Augmenting Daylight with LED

Discussion in 'Coop & Run - Design, Construction, & Maintenance' started by Oxfordmom, Sep 23, 2010.

  1. Oxfordmom

    Oxfordmom New Egg

    Apr 14, 2010
    It's time to determine how to extend the lighting conditions for our chickens. We'll not get into the debate about whether or not we should. We are.

    Gail Damerow suggests that if you must use fluorescent fixtures that you use warm-wavelength lights (orange - reddish light) as opposed to cool-wavelength lights which don't stimulate the reproductive cycle.

    Hubby's question is whether or not LED's would work?

    Thanks in advance!

    ps ~ we got our first egg from our 25 week RIR, Penny, on Sunday! Monday her Leghorn compatriot, Lucy (19 weeks), decided to join in and we're now getting two eggs a day! [​IMG] Only 12 more to go...
  2. moetrout

    moetrout Chillin' With My Peeps

    May 5, 2010
    Milan, MI
    Wikipedia has this to say about it:

    A light-emitting diode (LED) (pronounced /ˌɛl iː ˈdiː/[1]) is a semiconductor light source. LEDs are used as indicator lamps in many devices, and are increasingly used for lighting. Introduced as a practical electronic component in 1962,[2] early LEDs emitted low-intensity red light, but modern versions are available across the visible, ultraviolet and infrared wavelengths, with very high brightness.

    I take this to mean that it really depends on what kind of LED it is. In my opinion you would only know if you contacted the manufacturer of the particular light you buy and ask them.
  3. Ohhhdear

    Ohhhdear Chillin' With My Peeps

    Aug 15, 2010
    West Michigan
    My DH has been on a real energy conservation kick in the past 2 years. We've experimented with CFL bulbs and gone mostly to LEDs throughout the house. One of the experiments in my kitchen was daylight spectrum LED strip fixtures, but most didn't produce enough actual light overhead to illuminate my kitchen workspace. So he has a couple LED strips that I'm going to hang in the coop. They only take 10 watts of power and produce the light of a 75 watt bulb. No heat, though. Just 14+ hours of light on a timer.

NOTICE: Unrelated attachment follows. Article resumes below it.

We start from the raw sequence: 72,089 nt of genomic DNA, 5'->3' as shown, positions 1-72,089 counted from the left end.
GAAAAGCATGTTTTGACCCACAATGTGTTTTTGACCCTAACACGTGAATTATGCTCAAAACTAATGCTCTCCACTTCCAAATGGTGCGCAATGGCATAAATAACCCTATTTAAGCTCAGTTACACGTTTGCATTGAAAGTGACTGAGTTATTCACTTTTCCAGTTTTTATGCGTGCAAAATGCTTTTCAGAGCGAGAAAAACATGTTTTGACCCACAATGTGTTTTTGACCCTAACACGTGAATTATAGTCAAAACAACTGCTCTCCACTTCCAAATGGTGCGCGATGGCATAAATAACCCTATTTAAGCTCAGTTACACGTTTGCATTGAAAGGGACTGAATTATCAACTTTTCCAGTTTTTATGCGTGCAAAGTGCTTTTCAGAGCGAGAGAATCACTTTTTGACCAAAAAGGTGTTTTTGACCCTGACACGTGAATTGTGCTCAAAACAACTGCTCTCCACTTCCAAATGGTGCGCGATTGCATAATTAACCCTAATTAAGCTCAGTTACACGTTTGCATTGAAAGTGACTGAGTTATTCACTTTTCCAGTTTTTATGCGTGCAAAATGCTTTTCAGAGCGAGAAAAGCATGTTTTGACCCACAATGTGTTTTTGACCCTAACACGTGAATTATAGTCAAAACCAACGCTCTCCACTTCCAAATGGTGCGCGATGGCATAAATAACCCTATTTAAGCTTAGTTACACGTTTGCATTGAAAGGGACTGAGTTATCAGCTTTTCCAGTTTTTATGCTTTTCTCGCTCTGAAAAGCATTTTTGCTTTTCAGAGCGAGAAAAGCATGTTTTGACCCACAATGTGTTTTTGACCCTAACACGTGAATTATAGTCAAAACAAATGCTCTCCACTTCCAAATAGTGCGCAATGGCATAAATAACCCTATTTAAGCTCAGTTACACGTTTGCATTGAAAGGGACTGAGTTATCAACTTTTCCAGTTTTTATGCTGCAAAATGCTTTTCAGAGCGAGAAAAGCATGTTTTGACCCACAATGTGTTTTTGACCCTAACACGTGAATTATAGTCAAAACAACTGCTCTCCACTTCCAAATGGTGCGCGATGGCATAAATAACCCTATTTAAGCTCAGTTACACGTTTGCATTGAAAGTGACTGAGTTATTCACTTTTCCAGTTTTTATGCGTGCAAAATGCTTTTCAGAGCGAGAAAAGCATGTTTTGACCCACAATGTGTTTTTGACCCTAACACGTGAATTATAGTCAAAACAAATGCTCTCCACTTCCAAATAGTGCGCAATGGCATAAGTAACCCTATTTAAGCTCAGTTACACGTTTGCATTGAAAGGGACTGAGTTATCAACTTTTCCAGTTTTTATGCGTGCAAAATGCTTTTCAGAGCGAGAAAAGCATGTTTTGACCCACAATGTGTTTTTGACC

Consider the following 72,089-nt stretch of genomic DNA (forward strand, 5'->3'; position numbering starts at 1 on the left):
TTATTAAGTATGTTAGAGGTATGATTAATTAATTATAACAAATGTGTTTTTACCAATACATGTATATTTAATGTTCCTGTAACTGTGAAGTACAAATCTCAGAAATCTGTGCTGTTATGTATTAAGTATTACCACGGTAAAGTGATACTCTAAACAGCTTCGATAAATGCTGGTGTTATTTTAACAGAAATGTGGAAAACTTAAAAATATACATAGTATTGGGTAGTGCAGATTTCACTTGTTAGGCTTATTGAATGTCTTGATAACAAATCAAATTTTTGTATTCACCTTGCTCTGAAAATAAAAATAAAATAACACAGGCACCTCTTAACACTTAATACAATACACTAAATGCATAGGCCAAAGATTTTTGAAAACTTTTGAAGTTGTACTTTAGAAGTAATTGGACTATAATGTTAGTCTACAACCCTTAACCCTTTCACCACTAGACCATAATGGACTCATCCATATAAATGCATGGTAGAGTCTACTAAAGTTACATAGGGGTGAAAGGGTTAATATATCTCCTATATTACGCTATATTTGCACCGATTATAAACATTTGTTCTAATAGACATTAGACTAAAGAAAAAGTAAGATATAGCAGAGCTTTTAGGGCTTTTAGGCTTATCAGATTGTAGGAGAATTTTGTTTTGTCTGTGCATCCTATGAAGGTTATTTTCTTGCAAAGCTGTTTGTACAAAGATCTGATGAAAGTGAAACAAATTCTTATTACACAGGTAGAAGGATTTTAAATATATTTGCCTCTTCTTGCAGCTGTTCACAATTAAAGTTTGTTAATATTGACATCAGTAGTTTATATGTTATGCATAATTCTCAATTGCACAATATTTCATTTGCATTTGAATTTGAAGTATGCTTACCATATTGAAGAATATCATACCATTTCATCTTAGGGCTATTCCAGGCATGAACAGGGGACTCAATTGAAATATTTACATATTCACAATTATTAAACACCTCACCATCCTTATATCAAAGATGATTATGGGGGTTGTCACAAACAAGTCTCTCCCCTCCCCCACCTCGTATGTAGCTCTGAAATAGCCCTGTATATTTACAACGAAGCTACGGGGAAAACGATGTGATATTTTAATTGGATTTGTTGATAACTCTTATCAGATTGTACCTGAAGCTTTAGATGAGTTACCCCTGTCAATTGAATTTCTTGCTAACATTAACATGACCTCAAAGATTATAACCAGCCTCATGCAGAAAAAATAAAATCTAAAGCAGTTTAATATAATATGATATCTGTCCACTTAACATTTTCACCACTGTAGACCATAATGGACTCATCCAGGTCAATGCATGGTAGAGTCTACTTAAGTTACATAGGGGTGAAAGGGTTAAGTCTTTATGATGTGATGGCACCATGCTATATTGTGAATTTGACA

We're combining the LED strips hung overhead from the inner roof peak of the coop with a Dampp-Chase humidity control system 25 watt heating rod slid into a larger PVC tube, on the floor of the coop. These are available from any piano tuner/technician, or from the Dampp-Chaser company in North Carolina. We used to be full time piano tuners, so we had a couple of the heating rods still in stock. They're insulated and UL listed. We used them in our galvanized stock tank for brooding the chicks when we got them in March.

    Michigan winters are humid and cold and hang around until the end of April. I want my chickens to be able to metabolize their feed without using all their energy to just stay warm.
  4. TrystInn

    TrystInn Chillin' With My Peeps

    Sep 16, 2009
    Southern Arizona
    We use LEDs to keep our chickens and ducks laying and they work great. [​IMG] My favorites are an LED nightlight with sensor inside the coop and a flexible LED cord holiday decorating-type for outdoors. The cost is negligible and the lights don't burn out or create heat.

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